Unitarian Universalism is a caring, open-minded religion. We are united by shared values, not by creed or dogma. Our congregations are places where people gather to nurture their spirits and put their faith into action by helping to make our communities—and the world—a better place.

We have radical roots and a history as self-motivated, spiritual people: We think for ourselves and actively object to what we believe is wrong. We have a track record of standing on the side of people, love, justice, and peace. Our faith always has been motivated by a desire to contribute to the greater good.

The Unitarian Universalist FAQ

What are our Principles?

Unitarian Universalist congregations affirm and promote seven Principles, which we hold as strong values and moral guides. We live out these Principles within a “living tradition” of wisdom and spirituality, drawn from sources as diverse as science, poetry, scripture, and personal experience.

  • 1st Principle: The inherent worth and dignity of every person;
  • 2nd Principle: Justice, equity and compassion in human relations;
  • 3rd Principle: Acceptance of one another and encouragement to spiritual growth in our congregations;
  • 4th Principle: A free and responsible search for truth and meaning;
  • 5th Principle: The right of conscience and the use of the democratic process within our congregations and in society at large;
  • 6th Principle: The goal of world community with peace, liberty, and justice for all;
  • 7th Principle: Respect for the interdependent web of all existence of which we are a part.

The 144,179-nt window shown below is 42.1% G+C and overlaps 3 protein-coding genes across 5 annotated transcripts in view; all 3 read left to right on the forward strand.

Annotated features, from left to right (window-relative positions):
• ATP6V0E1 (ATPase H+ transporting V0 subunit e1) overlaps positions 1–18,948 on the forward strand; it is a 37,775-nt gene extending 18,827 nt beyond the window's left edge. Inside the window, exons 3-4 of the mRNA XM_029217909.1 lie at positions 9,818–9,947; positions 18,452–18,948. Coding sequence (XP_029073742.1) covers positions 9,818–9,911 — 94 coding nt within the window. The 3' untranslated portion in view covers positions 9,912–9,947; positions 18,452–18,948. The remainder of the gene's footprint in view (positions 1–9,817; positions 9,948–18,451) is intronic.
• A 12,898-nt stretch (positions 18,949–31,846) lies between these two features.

From what sources do we draw our values?

  • Direct experience of that transcending mystery and wonder, affirmed in all cultures, which moves us to a renewal of the spirit and an openness to the forces which create and uphold life;
  • Words and deeds of prophetic women and men which challenge us to confront powers and structures of evil with justice, compassion, and the transforming power of love;
  • Wisdom from the world's religions which inspires us in our ethical and spiritual life;
  • Jewish and Christian teachings which call us to respond to God's love by loving our neighbors as ourselves;
  • Humanist teachings which counsel us to heed the guidance of reason and the results of science, and warn us against idolatries of the mind and spirit;
  • Spiritual teachings of earth-centered traditions which celebrate the sacred circle of life and instruct us to live in harmony with the rhythms of nature;
  • In the sanctuary of the Unitarian Universalist Church of Urbana-Champaign, nine wall hangings displayed in honor of the worlds religions as sources of our UU Living Tradition. 

What is the organizing body of Unitarian Universalism?

The Unitarian Universalist Association of Congregations in North America (UUA), is a liberal religious association of Unitarian Universalist congregations formed by the consolidation in 1961 of the American Unitarian Association and the Universalist Church of America. Both of these predecessor organizations began as Christian denominations. However, modern Unitarian Universalists see themselves as a separate religion with its own beliefs and affinities. Thus, the UUA is an amalgamated religious group with liberal leanings.

Adapted from the UUA Website and Wikipedia